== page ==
Hefty consequences for getting it wrong when company was in financial distress
In September 2020, the Supreme Court released its keenly anticipated decision in the Debut Homes case. This decision illustrates the risks for directors where a company is experiencing irrecoverable financial distress.
With New Zealand’s borders closed and overseas travel restricted for the foreseeable future, many Kiwis will be looking to rent a holiday home for the traditional summer holiday this year.
There are plenty of options on sites such as Bachcare, Bookabach, Holiday Houses and Airbnb as well as renting a holiday house privately. Whether you own a holiday home and are looking for some extra income, or you want to rent a place for the whānau Christmas, there are a few things to remember.
You have had years of saving up for the overseas experience many New Zealanders dream of — then a pandemic hits. The London job you thought you had in the bag is no longer an option, and you and your partner are faced with extending the lease on your flat here — that you were eagerly awaiting to escape. What do you do now?
In 2020, many couples have found themselves cashing out what would have been their big OE savings stash and using it for a house deposit. Others have leapt at the banks’ lower interest rates to extend their borrowing and have bought properties that were unattainable only a year ago. All over the country, and particularly in Auckland, the property market is flooded with returning expats who are establishing roots back here — often earlier than anticipated.
As the daylight hours extend, so too does the list of summer jobs that have been building up over the past year. On that list for many will be replacing those rickety old boundary fences that surround your house. Before you rip them all down, we have a case study that clarifies why it’s so important not to rush.
John believes that his boundary fences should be rebuilt; he approaches his three neighbours to discuss this.
Privacy Act 2020 comes into force on 1 December 2020
The new privacy legislation comes into force as this edition of Fineprint is published; it updates the law to reflect the needs of the digital age. Although we published an article on this topic in the Winter edition, we remind you that the key changes relate to:
When New Zealand headed into Covid Level 4 in March, real estate transactions stalled because of difficulties completing essential elements of settlement, such as the legal paperwork, giving of vacant possession and the inability of moving companies to access the property. In response, a number of buyers and sellers adjusted their agreements to delay settlement until alert levels decreased.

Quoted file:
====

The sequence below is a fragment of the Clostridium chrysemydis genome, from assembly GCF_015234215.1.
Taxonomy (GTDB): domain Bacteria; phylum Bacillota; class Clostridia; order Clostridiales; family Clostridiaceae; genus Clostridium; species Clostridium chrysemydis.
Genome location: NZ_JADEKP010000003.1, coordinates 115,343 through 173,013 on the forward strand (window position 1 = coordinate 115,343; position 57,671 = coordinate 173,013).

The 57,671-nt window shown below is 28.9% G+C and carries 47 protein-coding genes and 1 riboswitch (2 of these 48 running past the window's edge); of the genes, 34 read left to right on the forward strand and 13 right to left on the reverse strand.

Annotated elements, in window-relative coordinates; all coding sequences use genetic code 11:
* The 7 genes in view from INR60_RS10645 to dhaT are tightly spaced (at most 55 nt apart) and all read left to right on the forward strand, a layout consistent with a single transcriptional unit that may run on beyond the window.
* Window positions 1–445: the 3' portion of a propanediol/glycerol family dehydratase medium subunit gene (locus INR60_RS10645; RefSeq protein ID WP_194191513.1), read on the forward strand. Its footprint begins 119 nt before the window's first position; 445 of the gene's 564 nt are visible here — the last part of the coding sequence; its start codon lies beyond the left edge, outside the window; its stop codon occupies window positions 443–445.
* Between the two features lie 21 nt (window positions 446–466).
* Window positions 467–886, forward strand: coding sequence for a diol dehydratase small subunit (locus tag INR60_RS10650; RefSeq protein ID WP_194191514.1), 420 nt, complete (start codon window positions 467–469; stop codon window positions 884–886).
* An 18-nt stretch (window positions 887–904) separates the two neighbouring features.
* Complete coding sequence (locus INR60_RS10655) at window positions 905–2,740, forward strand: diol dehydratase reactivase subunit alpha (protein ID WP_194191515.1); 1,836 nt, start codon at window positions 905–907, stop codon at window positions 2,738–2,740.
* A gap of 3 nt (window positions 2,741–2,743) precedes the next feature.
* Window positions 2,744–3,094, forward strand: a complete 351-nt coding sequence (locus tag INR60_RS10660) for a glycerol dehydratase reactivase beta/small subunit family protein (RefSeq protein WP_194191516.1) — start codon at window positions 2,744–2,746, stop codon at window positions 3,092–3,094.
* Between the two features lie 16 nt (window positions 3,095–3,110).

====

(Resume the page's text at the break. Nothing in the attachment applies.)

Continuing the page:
Before you buy a property it is important that you understand exactly what you are purchasing. Your property title records (or should record) all of the interests that affect your title. That way, you are fully informed about any rights or obligations you may have – before you buy.
Since the pandemic arrived on our shores, the government has made available multiple types of financial relief; more than one may be available to your business. Although applications under the popular Wage Subsidy Scheme ended on 1 September 2020, other options are still available for support if you need it.
Apprentice Support Programme
If your business has an apprentice who is actually training, you may be eligible to receive $1,000/month for first year apprentices and $500/month for second year apprentices. This payment is for a maximum of 20 months from August 2020 to March 2022. Visit here at Work and Income Te Hiranga Tangata to apply.
It seems as though the Overseas Investment Office (OIO) has been under constant evolution over the last two years. In June, the OIO enacted a change that now requires all overseas purchasers of New Zealand business assets to submit a notification to the OIO before the transaction takes place — regardless of the asset value. This submission will allow the OIO to monitor and prevent New Zealand asset ownership being unnecessarily diluted due to stressed sales caused by unprecedented economic pressures from Covid.
Which transactions does this apply to?
Previously, ‘overseas persons’ who purchased New Zealand business assets valued under $100 million (excluding land), did not have to apply for OIO consent. Under the ‘Emergency Notification’ requirement, however, the OIO must be notified by every overseas person before purchasing any New Zealand business assets — even if the transaction holds minimal value. This includes an increase of shareholding in a business in which the overseas person already holds an interest. The requirement to submit a notification does not extend to purchases that require the consent of the OIO, as the office will already be aware, and have the opportunity to reject, those transactions.